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Coping with Alzheimer's Disease

- Thursday, April 25, 2013

What is Alzheimer's disease?

Contrary to popular belief, Alzheimer's disease is not a normal part of ageing. Alzheimer's disease is a neurodegenerative disorder, in other words the disease eventually leads to the death of neurons.

In a patient with Alzheimer's disease these neurotransmitters that send out signals are less in number. An Alzheimer's patient also develops deposits of protein and fiber in the brain that restrict proper functioning. As a result, brain cells cannot send the right signals to the other parts of the brain and ultimately brain cells shrink and die.

Medical research shows that the damage to the brain begins at least 10 years before symptoms. This is the pre-clinical phase where the individual is symptom free. This phase is followed by the Mild Cognitive Impairment phase where the person might appear to be more 'absent minded' than before; following this is the Dementia phase, which in itself has 7 stages.

A person with Alzheimer's has several cognitive disabilities:

  • the person maybe repetitive with their questions/statements
  • the person may have regressed to a different age or may keep alternating between present and past
  • the person may be unable to perform activities requisite for daily living
  • the person may be unable to express themself due to compromised language capacities
  • all executive functions such as logical reasoning, abstract thinking, judgment are affected at the very beginning
  • towards the later stages, the person becomes child-like and usually requires assistance with even their hygiene routine.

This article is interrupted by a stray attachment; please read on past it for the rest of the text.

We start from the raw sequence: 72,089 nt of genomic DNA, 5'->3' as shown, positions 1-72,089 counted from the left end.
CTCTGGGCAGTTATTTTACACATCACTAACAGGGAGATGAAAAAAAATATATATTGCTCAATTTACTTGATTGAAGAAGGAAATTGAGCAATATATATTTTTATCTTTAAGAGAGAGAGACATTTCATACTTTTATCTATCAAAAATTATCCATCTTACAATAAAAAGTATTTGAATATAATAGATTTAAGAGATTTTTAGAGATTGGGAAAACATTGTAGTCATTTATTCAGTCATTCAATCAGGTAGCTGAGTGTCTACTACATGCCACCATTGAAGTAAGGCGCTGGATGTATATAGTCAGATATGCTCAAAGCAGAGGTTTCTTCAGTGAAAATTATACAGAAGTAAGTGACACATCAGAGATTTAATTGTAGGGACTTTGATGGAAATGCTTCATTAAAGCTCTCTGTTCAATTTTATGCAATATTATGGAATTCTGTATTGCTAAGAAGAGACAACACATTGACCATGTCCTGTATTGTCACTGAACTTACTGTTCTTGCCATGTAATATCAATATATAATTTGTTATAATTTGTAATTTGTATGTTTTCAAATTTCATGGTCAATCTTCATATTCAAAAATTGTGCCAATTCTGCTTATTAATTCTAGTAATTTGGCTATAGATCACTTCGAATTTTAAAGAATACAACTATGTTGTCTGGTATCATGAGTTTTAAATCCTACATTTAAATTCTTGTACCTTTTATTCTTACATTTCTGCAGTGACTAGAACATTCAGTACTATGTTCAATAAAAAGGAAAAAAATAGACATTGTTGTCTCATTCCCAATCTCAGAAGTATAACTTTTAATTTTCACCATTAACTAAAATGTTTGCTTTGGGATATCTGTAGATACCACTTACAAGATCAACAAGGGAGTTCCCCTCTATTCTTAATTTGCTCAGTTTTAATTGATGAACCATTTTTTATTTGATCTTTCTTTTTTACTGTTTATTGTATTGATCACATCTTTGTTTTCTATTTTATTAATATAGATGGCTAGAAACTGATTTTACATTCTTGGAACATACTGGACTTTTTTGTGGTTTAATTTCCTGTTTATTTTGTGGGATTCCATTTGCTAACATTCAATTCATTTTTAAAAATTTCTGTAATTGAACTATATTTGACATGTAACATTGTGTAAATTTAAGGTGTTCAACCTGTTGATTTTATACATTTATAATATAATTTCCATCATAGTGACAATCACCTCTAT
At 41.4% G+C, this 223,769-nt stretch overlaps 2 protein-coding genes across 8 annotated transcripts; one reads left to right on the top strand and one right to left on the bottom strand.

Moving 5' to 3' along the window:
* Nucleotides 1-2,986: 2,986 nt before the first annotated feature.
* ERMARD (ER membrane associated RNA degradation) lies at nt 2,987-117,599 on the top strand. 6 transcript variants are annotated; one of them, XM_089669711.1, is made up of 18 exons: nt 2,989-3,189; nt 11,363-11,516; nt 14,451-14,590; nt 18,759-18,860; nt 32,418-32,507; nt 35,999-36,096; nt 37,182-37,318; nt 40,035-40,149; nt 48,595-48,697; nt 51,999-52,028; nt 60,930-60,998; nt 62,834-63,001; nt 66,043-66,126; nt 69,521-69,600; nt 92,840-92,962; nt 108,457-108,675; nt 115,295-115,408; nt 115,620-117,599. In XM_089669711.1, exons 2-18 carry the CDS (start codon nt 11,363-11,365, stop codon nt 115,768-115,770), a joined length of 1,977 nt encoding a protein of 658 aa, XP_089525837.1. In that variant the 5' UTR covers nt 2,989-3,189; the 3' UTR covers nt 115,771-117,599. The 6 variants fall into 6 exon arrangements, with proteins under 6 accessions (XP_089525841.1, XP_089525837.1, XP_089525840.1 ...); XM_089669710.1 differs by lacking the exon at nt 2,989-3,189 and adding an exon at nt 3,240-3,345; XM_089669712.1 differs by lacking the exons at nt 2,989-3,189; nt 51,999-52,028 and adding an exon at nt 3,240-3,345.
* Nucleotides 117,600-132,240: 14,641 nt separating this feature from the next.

Caring for people with Alzheimer's disease:

  • If a loved one is diagnosed with Alzheimer's disease, it is imperative that you extend care that is more than medicinal. While medication certainly aid in slowing the decline, human-touch goes a long way too. In most cases, the person diagnosed with Alzheimer's doesn't have insight of what is happening to them, it is therefore important to attend to their symptoms with concern and a non-judgmental attitude.
  • Even simple activities like listening to music or reading the newspaper on a daily basis make a lot of difference. It is important to stimulate all senses.
  • In some cases, the person may still have some insight while in the early stages - the person may be confused about what is happening to them. The constant need to seek help from others for their daily needs might cause some frustration/depression in them. It is important to make them feel accepted and loved.
  • Listening to them with deep empathy, but not sympathy, also helps. Efforts must be made to make the person feel required, needed and useful. Requesting their help in easy, daily chores is not only to make them feel important but will also be a great way to engage them mentally!
  • As you come to terms with an Alzheimer's diagnosis, you may be handling a plethora of emotions. Undoubtedly, you will be worried about how things will change for both you and your loved one. It is common to experience emotions ranging from anger to grief. Give yourself sometime and do not hesitate to ask for help. After all, the more support you have, the better you will be able to cater to the needs of your loved one.

For more information on Alzheimer’s care, contact Spring Arbor.

Times of India